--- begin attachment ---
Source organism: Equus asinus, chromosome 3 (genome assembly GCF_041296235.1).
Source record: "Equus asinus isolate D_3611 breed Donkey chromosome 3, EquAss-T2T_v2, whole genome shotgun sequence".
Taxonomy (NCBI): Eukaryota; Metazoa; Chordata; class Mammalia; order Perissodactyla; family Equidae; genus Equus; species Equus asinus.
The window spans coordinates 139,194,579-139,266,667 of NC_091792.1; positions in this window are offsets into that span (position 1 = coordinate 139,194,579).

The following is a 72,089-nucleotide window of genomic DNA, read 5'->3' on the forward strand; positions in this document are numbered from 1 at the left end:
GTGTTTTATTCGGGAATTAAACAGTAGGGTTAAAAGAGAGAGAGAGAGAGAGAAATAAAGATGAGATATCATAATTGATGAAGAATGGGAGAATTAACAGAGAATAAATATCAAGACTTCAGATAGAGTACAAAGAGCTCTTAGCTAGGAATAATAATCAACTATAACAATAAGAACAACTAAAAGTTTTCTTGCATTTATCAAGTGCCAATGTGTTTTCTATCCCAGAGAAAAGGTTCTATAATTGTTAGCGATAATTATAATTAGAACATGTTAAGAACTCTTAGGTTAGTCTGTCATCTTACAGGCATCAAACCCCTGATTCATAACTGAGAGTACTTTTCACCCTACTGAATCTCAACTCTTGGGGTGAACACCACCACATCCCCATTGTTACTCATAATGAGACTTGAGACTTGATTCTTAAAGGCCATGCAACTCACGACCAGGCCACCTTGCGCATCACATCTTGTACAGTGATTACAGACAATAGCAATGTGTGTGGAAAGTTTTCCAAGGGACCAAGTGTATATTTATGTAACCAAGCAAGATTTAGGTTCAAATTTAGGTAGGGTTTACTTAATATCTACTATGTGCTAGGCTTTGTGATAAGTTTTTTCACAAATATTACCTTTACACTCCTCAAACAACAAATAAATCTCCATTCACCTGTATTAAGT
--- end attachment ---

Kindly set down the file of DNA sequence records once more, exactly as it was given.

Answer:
Source organism: Equus asinus, chromosome 3 (genome assembly GCF_041296235.1).
Source record: "Equus asinus isolate D_3611 breed Donkey chromosome 3, EquAss-T2T_v2, whole genome shotgun sequence".
Taxonomy (NCBI): Eukaryota; Metazoa; Chordata; class Mammalia; order Perissodactyla; family Equidae; genus Equus; species Equus asinus.
The window spans coordinates 139,194,579-139,266,667 of NC_091792.1; positions in this window are offsets into that span (position 1 = coordinate 139,194,579).

The following is a 72,089-nucleotide window of genomic DNA, read 5'->3' on the forward strand; positions in this document are numbered from 1 at the left end:
GTGTTTTATTCGGGAATTAAACAGTAGGGTTAAAAGAGAGAGAGAGAGAGAGAAATAAAGATGAGATATCATAATTGATGAAGAATGGGAGAATTAACAGAGAATAAATATCAAGACTTCAGATAGAGTACAAAGAGCTCTTAGCTAGGAATAATAATCAACTATAACAATAAGAACAACTAAAAGTTTTCTTGCATTTATCAAGTGCCAATGTGTTTTCTATCCCAGAGAAAAGGTTCTATAATTGTTAGCGATAATTATAATTAGAACATGTTAAGAACTCTTAGGTTAGTCTGTCATCTTACAGGCATCAAACCCCTGATTCATAACTGAGAGTACTTTTCACCCTACTGAATCTCAACTCTTGGGGTGAACACCACCACATCCCCATTGTTACTCATAATGAGACTTGAGACTTGATTCTTAAAGGCCATGCAACTCACGACCAGGCCACCTTGCGCATCACATCTTGTACAGTGATTACAGACAATAGCAATGTGTGTGGAAAGTTTTCCAAGGGACCAAGTGTATATTTATGTAACCAAGCAAGATTTAGGTTCAAATTTAGGTAGGGTTTACTTAATATCTACTATGTGCTAGGCTTTGTGATAAGTTTTTTCACAAATATTACCTTTACACTCCTCAAACAACAAATAAATCTCCATTCACCTGTATTAAGT